We had a minor leak, which the liner guys came back and fixed for us. Note to self – make next pool a simple shape. The leak was luckily in the most accessible part of the pond, in trying to install the liner around the concrete buttresses for the metal edging.
The planting of the marginals is happening at the moment – see photo. The beds are first filled with special soil, mixed with light expanded clay aggregate balls to bulk it out (LECA, or Coco-pops as my sons call it). The plants are then carefully planted and a sealing layer of clay is placed over the top. Finally, a thin layer of limestone grit (otherwise known as cat litter by my sons) is laid over the surface. We have positioned some slabs to act as standing points within the lower beds for maintenance access. The lower beds are planted with lilies and other nutrient hungry plants. The upper beds are mostly ornamental. When complete, the water level will cover all the beds to the top of the liner – the pool is still filling at the moment.
It is such a huge relief to see green things arriving after so long with just mud, concrete and stone. Even the dogs have cheered up with the lawn going down, although they can’t understand why they are not allowed on it.
And some of you may have picked up from twitter that during that really hot bank holiday weekend, we had an inaugural swim in the pool (only about one-third full at that point). It was freezing, but felt great!
Just two weeks left to go now, and almost there… (I keep saying that, don’t I?)
As I write the words ‘weeks ten and eleven’ I can’t quite believe that it has been that long, despite the fact that I knew this process would take at least 2-3months. Despite this, the progress in the last couple of weeks has been phenomenal. Our beautiful Pennant paving went down this week, with a set of steps, the dramatic curved path and a counter-sweeping curve of stepping stones through the lawn. The path is a thing of beauty.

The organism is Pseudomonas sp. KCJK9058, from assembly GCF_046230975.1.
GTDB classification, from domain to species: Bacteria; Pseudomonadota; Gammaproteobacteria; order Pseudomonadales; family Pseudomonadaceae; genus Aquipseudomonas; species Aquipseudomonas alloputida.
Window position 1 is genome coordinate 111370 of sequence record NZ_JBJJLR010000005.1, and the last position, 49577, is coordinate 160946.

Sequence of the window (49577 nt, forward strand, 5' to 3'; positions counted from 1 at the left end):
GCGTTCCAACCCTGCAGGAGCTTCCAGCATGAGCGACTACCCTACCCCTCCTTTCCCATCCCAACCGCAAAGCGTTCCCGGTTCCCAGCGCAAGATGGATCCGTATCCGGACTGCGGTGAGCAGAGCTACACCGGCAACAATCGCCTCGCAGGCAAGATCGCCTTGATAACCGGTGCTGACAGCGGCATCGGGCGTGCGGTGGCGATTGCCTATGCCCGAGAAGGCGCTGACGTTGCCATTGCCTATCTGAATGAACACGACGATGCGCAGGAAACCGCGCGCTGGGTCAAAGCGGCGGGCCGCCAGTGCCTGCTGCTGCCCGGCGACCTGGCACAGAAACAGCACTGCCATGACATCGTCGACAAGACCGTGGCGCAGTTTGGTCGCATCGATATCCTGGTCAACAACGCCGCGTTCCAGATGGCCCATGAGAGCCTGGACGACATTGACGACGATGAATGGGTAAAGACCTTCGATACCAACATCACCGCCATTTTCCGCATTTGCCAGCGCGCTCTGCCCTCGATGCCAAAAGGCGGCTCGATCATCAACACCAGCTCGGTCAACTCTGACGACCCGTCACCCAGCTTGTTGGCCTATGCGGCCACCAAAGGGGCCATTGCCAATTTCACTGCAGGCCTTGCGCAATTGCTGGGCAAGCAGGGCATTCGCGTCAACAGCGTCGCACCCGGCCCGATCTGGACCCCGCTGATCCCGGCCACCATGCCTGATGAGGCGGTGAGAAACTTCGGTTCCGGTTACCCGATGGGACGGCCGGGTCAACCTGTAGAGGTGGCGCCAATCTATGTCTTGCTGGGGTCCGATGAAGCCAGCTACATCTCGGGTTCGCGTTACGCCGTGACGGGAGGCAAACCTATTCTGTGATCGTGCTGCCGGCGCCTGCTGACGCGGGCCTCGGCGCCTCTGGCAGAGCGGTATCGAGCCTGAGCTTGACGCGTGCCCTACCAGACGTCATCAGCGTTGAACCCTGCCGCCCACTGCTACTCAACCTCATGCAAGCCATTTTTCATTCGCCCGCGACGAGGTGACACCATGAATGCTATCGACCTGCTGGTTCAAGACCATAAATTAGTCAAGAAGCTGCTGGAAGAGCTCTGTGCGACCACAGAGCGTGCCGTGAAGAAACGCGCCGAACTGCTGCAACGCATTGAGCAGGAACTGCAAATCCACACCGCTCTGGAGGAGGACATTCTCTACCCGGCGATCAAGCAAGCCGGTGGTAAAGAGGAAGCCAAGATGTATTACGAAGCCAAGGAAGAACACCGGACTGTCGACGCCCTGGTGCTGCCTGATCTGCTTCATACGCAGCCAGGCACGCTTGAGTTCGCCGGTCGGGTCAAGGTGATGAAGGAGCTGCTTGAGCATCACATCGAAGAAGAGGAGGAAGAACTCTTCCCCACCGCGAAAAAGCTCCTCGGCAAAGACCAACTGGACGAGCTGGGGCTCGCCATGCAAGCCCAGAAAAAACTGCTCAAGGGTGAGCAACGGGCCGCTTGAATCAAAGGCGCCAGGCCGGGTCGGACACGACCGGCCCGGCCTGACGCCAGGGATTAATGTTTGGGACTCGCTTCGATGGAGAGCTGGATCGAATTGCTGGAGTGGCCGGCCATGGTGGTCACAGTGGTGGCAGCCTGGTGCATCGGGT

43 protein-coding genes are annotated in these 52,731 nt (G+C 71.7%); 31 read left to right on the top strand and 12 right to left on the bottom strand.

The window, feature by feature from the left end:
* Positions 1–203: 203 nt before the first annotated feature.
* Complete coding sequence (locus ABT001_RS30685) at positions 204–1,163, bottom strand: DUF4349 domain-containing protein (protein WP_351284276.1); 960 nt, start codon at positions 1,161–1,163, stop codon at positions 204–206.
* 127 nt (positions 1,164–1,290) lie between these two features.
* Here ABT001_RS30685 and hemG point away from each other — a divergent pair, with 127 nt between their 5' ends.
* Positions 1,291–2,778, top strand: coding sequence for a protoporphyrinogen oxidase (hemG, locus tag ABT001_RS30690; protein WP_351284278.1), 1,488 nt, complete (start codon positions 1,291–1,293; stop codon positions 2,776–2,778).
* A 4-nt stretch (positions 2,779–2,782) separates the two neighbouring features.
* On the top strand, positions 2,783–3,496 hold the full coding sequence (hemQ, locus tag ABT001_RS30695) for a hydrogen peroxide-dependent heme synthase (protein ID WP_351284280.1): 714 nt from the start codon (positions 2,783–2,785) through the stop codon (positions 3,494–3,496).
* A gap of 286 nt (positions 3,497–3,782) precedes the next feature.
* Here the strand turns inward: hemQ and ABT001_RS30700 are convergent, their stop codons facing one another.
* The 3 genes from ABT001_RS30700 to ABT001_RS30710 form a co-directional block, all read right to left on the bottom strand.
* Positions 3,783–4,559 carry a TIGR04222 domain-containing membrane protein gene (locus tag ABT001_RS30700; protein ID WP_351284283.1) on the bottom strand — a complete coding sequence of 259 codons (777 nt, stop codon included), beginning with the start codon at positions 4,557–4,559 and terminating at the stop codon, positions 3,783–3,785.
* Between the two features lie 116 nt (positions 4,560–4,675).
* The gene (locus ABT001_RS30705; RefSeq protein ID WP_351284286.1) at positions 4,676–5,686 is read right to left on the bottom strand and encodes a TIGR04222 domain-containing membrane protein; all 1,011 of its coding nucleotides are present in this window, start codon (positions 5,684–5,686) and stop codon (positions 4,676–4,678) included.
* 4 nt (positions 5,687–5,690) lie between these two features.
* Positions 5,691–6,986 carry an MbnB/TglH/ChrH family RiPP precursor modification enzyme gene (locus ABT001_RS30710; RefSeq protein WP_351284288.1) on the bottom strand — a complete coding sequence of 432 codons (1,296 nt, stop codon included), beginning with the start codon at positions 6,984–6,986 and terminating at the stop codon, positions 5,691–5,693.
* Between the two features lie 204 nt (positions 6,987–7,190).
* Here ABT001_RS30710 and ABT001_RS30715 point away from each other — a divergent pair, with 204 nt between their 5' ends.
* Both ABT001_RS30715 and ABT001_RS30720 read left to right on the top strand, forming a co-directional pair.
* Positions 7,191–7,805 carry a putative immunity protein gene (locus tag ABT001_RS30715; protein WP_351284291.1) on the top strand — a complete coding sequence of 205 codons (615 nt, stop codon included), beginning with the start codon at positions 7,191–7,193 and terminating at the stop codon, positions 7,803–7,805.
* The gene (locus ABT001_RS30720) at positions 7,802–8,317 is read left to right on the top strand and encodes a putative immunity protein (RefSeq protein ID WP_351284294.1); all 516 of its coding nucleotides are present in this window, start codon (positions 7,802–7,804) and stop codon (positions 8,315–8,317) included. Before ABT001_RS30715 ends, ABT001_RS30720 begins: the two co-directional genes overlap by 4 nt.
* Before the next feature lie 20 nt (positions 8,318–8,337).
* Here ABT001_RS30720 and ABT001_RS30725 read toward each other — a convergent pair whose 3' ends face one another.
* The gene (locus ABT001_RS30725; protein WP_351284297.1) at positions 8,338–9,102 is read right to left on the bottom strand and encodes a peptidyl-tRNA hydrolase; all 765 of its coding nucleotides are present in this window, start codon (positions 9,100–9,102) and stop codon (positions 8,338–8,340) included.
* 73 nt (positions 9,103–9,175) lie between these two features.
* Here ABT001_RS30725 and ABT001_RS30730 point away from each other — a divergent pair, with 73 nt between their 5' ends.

However, the more Vicky and I looked at it, the more we thought that the line of it through the
lawn was not quite right. The idea for the stepping stone part of the path came from Glyn, our hardscape foreman (as opposed to Glen, our hard landscape manager, which is confusing for everyone). There’s a frustrated designer inside everyone. It was a great idea, and one which we latched on to straightaway; so much so that we didn’t draw anything out first (is that an alarm bell I hear ringing?). So in this morning’s drizzle, I said to Glyn that we were going to have to relay the 14, 110kg stones in a slightly different line. “You are winding me up, aren’t you?” was his not unexpected reaction. We just knew that if we didn’t re-lay them, we would be looking out of the window for the next twenty-five years regretting it. He should have expected it really, working for a couple of designers!
The irony of this was not lost on me. I have spent the last two or three days (in between other stuff) writing my presentation to the SGD conference in London on Saturday. In it I underlined the importance of good communication, a clear set of drawings and specifications, communicating with the site staff etc. etc. Alright, I know, calm down at the back there. So I write this blog to say that listening to the client is also important! When they change their mind, accept with good grace (do you think I got away with that?)
We decided fairly early on to have a ‘shallow end’ in the pool. Rather than rake the bottom of the pool, we have achieved this by building a timber deck which will sit below water, giving us a depth of about 1.2m for the first 4.5m or so of one end. The frame timber is made up of English larch (from my new friends at Eco Choice) which does not leak any nasties into the water. The deck itself is made from reclaimed teak. Timber of course floats, so it may seem a bit counter-intuitive building an underwater deck. Once the wood becomes saturated (which takes quite a while) it is not nearly so buoyant, with the teak becoming heavy enough to sink. However, until then, it must be weighted down with concrete blocks, although our calculations as to how many are so unsure that we just decided in the end on ‘a lot’. We will fill the pool up slowly and see whether the deck floats. It’s called the scientific method – reaching a provable result through a controlled experiment (otherwise known as trial and error).